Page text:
The Eleventh United States Census
United States Census
was taken beginning June 2, 1890. It determined the resident population of the United States
United States
to be 62,979,766—an increase of 25.5 percent over the 50,189,209 persons enumerated during the 1880 census. The data was tabulated by machine for the first time
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U.S. Census Bureau
The United States
United States
Census
Census
Bureau (USCB; officially the Bureau of the Census, as defined in Title 13 U.S.C. § 11) is a principal agency of the U.S. Federal Statistical System, responsible for producing data about the American people and economy. The Census Bureau is part of the U.S. Department of Commerce
Department of Commerce
and its director is appointed by the President of the United States. The Census
Census
Bureau's primary mission is conducting the U.S. Census every ten years, which allocates the seats of the U.S
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War Of 1812
Treaty of GhentMilitary stalemate; both sides' invasion attempts repulsed Status quo ante bellum Defeat of Tecumseh's ConfederacyBelligerents United StatesChoctaw Cherokee Creeks British Empire United Kingdom  The Canadas Tecumseh's Confederacy[1] Shawnee Creek Red Sticks Ojibwe Fox Iroquois Miami Mingo Ottawa Kickapoo Delaware (Lenape) Mascouten Potawatomi Sauk Wyandot Bourbon Spain Florida (1814)Commanders and leaders James Madison Henry Dearborn Jacob Brown Winfield Scott Andrew Jackson William Henry Harrison William H. Winder (POW) William Hull  (POW) Zebulon Pike † Oliver Hazard Perry Isaac Chauncey George, Prince Regent Lord Liverpool Sir George Prévost Sir Isaac Brock † Gordon Drummond Charles de Salaberry Roger Hale Sheaffe Robert Ross † Edward Pakenham † James FitzGibbon Alexander Cochrane James Lucas Yeo Tecumseh †StrengthU.S
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1900 United States Census
The Twelfth United States
United States
Census, conducted by the Census Office on June 1, 1900,[1] determined the resident population of the United States to be 76,212,168, an increase of 21.0 percent over the 62,979,766 persons enumerated during the 1890 Census.Contents1 Census questions 2 Data availability 3 State rankings 4 City rankings 5 References 6 External linksCensus questions[edit]The 1900 census collected the following information:[2]address name relationship to head of family gender race (listed as "Color or race" on the census) age,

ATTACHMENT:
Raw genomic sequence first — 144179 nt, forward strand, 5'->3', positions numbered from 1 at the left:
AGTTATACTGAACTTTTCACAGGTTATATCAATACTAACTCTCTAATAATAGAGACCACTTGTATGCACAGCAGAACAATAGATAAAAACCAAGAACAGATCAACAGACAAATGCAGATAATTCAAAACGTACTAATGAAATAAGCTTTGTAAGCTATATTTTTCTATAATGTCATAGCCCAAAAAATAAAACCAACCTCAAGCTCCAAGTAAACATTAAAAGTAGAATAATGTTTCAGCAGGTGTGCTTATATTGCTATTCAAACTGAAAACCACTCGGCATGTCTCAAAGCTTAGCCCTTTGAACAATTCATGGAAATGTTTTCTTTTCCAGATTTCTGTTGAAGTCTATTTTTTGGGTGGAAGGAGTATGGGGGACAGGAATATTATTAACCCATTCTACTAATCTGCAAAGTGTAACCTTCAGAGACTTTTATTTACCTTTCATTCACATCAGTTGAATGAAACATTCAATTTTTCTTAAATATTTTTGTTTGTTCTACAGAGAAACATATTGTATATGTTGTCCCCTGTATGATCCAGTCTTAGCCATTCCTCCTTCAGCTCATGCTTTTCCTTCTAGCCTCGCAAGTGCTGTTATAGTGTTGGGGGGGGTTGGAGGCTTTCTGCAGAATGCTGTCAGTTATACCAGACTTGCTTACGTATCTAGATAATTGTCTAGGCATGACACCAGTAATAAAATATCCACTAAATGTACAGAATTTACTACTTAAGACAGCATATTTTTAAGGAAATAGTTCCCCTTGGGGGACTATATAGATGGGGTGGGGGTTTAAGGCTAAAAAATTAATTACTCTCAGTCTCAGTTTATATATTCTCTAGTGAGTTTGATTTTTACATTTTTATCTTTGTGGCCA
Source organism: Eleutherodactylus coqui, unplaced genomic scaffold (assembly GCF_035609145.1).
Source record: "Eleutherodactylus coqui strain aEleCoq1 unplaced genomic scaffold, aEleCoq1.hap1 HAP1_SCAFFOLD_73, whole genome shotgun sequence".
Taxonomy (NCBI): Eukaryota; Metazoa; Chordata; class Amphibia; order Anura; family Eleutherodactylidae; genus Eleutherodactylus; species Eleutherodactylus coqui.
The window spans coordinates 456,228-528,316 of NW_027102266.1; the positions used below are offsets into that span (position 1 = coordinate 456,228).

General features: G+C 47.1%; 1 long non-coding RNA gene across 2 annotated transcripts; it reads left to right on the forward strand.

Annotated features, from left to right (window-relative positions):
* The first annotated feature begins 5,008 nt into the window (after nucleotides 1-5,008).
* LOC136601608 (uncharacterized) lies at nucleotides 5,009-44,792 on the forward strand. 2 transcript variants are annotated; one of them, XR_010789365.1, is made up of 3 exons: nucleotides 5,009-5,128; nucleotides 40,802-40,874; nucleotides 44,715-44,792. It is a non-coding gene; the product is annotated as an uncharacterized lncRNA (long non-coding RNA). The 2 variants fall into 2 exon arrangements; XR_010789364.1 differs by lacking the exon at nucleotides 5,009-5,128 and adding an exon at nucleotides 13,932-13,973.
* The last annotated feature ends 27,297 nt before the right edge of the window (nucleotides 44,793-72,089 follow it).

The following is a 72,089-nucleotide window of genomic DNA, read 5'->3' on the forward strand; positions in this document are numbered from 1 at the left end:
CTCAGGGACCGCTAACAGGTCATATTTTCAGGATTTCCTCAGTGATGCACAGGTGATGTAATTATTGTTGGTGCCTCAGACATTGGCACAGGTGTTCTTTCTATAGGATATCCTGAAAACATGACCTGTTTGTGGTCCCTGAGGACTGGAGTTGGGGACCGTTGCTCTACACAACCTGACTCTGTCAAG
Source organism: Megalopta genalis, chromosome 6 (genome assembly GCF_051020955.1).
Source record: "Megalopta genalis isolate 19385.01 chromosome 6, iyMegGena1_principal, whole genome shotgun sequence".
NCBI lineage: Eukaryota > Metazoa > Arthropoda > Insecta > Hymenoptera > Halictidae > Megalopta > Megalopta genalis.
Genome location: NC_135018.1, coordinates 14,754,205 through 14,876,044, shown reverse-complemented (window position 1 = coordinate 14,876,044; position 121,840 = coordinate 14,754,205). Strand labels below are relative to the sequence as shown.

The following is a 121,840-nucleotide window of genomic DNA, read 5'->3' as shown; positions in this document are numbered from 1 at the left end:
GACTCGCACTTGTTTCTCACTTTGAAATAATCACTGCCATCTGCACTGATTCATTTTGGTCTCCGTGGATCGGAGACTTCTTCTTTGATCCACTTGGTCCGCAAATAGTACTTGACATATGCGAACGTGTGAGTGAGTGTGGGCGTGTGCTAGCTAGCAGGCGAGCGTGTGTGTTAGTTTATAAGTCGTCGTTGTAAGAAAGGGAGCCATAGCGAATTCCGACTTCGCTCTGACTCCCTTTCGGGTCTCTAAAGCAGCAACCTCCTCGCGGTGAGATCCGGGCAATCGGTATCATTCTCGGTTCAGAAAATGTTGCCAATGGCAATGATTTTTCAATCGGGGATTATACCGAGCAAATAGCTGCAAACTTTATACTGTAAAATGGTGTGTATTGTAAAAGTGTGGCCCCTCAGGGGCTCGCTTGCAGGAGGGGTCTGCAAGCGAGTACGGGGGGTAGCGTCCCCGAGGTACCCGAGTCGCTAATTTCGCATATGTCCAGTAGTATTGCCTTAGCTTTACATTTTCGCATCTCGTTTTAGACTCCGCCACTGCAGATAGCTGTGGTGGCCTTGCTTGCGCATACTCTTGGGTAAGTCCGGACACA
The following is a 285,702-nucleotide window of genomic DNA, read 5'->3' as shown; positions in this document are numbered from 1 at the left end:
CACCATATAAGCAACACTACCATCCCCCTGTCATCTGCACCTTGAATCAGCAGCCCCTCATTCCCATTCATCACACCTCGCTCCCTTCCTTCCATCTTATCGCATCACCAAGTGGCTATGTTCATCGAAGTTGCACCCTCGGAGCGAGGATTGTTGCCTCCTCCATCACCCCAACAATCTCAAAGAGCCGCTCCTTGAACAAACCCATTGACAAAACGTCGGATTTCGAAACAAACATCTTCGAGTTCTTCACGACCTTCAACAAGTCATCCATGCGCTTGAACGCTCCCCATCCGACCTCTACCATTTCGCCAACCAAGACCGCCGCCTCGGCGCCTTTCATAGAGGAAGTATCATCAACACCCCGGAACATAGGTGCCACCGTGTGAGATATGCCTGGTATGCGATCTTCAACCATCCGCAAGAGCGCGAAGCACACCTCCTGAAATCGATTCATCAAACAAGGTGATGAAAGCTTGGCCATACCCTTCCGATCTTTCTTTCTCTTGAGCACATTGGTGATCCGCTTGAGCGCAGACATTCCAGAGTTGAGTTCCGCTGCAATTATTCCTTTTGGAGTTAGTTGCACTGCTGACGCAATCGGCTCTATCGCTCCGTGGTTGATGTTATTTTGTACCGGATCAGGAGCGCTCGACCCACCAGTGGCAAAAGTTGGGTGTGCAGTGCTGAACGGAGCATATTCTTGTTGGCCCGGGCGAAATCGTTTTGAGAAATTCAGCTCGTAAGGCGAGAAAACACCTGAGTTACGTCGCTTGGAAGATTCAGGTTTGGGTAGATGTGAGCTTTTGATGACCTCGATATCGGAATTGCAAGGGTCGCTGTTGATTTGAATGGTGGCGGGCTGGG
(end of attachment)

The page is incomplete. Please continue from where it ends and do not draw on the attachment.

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1910 United States Census
The Thirteenth United States
United States
Census, conducted by the Census Bureau on April 15, 1910, determined the resident population of the United States to be 92,228,496, an increase of 21.0 percent over the 76,212,168 persons enumerated during the 1900 Census
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1920 United States Census
The Fourteenth United States
United States
Census, conducted by the Census Bureau one month from January 5, 1920, determined the resident population of the United States
United States
to be 106,021,537, an increase of 15.0 percent over the 92,228,496 persons enumerated during the 1910 Census. Despite the constitutional requirement that House seats be reapportioned to the states respective of their population every ten years according to the census, members of Congress failed to agree on a reapportionment plan following this census, and the distribution of seats from the 1910 census remained in effect until 1933
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U.S. State
A state is a constituent political entity of the United States. There are currently 50 states, which are bound together in a union with each other. Each state holds governmental jurisdiction over a defined geographic territory and shares its sovereignty with the United States federal government. Due to the shared sovereignty between each state and the federal government, Americans
Americans
are citizens of both the federal republic and of the state in which they reside.[3] State citizenship and residency are flexible, and no government approval is required to move between states, except for persons covered by certain types of court orders (e.g., paroled convicts and children of divorced spouses who are sharing custody)
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County (United States)
In the United States, an administrative or political subdivision of a state is a county, which is a region having specific boundaries and usually some level of governmental authority.[1] The term "county" is used in 48 U.S. states, while Louisiana
Louisiana
and Alaska
Alaska
have functionally equivalent subdivisions called parishes and boroughs respectively.[1] Most counties have subdivisions which may include municipalities and unincorporated areas. Others have no further divisions, or may serve as a consolidated city-county. Some municipalities are in multiple counties; New York City
New York City
is uniquely partitioned into multiple counties, referred to at the city government level as boroughs. The U.S. federal government
U.S. federal government
uses the term "county equivalent" to describe non-county administrative or statistical areas that are comparable to counties